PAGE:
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Undergraduate Researchers

Salma WarshannaSalma M. Warshanna, English

The Past That is Always Present: The Role of Memoir in Identity

Faculty Mentor: Robin Farabaugh


Memoir writing is the gold rush of the twenty-first century. While memoir is certainly a mode of self-expression, it is largely crafted for the reader’s understanding. My analytical essay focuses on how the combination of the first-person perspective and a rich description of memories allows memoir to connect to a reader’s sense of self in ways that no other genre can. A quiet dialogue occurs, where the reader is invited to live moments of another life and, more importantly, understand how the past is always present in identity. My research includes an annotated bibliography of a handful of memoirs. For the creative component of the project, I traveled to Egypt, where my parents grew up and the majority of my relatives still reside. Based on my experiences, I wrote a series of creative nonfiction essays that explore my parents’ emigration from Egypt, my relationship with each of them, and how being raised between two cultures has shaped my identity. My semester abroad in the United Kingdom played a crucial role in how I understand my parents and their immigrant experiences, and those explorations are woven into the overarching story of identity.


When and how did you find out that you could do independent research or creative work as a UMBC undergraduate?

I have been a UMBC Writing Center tutor since fall 2008. At the beginning of every semester, the Learning Resource Center had a meeting with all the LRC tutors. Janet McGlynn was always there to talk to us about Undergraduate Research. She emphasized the fact that research isn't just for the science students, and that there are opportunities for students from the humanities to participate as well.

How did you find a mentor and decide on a project?

As early as my freshman year, while taking English 291: Intro to Writing Creative Essays, discovered that my favorite genre to write in is creative nonfiction. The next year, I took English 303: The Art of the Essay with Professor Robin Farabaugh. For my project, I chose a topic that I wanted to explore and could write about endlessly: identity. Because Professor Farabaugh knew my work and always challenged me to grow as a writer, I chose her to be my mentor for my project.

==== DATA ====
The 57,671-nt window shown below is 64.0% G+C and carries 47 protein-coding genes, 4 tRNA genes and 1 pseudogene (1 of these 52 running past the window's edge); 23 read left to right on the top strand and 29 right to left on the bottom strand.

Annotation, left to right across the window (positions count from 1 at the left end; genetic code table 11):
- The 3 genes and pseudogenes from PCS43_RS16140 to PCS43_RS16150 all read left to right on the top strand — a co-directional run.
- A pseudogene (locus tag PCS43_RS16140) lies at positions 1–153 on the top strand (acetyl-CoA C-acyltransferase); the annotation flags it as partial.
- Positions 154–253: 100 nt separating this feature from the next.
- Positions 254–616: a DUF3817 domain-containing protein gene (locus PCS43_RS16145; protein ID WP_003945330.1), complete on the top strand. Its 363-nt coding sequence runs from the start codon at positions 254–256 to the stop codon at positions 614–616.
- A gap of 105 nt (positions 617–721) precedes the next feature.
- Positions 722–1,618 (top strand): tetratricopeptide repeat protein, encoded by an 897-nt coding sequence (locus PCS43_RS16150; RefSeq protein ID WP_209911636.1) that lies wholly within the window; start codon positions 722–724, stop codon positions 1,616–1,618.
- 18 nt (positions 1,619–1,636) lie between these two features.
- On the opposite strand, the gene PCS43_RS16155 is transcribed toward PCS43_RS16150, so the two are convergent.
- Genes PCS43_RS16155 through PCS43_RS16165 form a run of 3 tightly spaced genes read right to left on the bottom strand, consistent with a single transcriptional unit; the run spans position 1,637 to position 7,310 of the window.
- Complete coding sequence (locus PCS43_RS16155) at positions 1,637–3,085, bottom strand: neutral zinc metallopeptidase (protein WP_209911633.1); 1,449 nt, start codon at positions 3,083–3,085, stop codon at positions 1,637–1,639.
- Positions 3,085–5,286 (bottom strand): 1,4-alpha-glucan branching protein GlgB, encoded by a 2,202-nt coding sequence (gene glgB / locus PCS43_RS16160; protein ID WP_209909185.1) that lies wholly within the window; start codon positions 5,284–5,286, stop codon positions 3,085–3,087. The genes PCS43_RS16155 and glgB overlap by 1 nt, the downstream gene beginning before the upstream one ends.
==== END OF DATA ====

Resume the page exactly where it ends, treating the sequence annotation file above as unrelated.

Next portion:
What did you do to make your project a reality?

I applied for the Undergraduate Research Award (URA), which helped fund my two-week trip to Egypt in summer 2010. I took a ton of notes, voice recordings, and pictures. Starting in August, I began meeting with my mentor once a week to discuss my writing and the progress of my project. So far, I have produced about 50 pages of creative writing, plus a research paper about memoir and the relationship between the reader and writer. I also read 8 memoirs and wrote an annotated bibliography.

What has been the hardest part about your research/creative work?

To focus on the process of writing instead of the potential product - a set of high-quality essays and seeing them published one day.

What is your advice to other students about getting involved in research?

Just do it! It's great experience, a great resume booster, and a great way to show potential employers that you are self-motivated and can work independently on a project that you are passionate about.

How did you decide to present your work at URCAD this year?

Because the majority of my project is creative writing, I decided that was what I wanted to share with the audience through an oral presentation. I pieced together segments of my essays to give an overview of my experiences in Egypt and what I wrote about, and chose some of my photographs to complement the story.

Update on Salma:

As a URA Scholar, Salma wrote a series of four creative nonfiction essays titled The Past That Is Always Present. The fourth essay, "What Egypt Has," won an Honorable Mention in the North Colorado Writers 2011 Writing Contest. In December 2011, it will be published in the winners anthology Pooled Ink. The first essay, "The Landscapes Within," was accepted for publication by the Susquehanna Review, the nationally distributed literary magazine of Susquehanna University in Pennsylvania. The essay will be available online and in print.

After graduating Magna Cum Laude, Salma is spending her first summer after UMBC working as a Program Assistant with People to People Ambassador Programs in Arlington, Virginia.